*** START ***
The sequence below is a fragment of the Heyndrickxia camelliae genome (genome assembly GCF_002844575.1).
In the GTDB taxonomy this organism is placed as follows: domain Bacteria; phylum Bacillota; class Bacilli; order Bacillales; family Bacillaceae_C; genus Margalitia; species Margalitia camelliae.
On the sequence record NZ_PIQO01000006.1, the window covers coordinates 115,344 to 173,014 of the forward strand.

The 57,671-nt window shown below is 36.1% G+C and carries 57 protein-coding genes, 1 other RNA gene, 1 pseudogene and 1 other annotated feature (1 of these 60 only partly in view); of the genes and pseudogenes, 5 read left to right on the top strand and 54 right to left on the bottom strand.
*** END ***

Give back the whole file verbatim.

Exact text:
The sequence below is a fragment of the Heyndrickxia camelliae genome (genome assembly GCF_002844575.1).
In the GTDB taxonomy this organism is placed as follows: domain Bacteria; phylum Bacillota; class Bacilli; order Bacillales; family Bacillaceae_C; genus Margalitia; species Margalitia camelliae.
On the sequence record NZ_PIQO01000006.1, the window covers coordinates 115,344 to 173,014 of the forward strand.

The 57,671-nt window shown below is 36.1% G+C and carries 57 protein-coding genes, 1 other RNA gene, 1 pseudogene and 1 other annotated feature (1 of these 60 only partly in view); of the genes and pseudogenes, 5 read left to right on the top strand and 54 right to left on the bottom strand.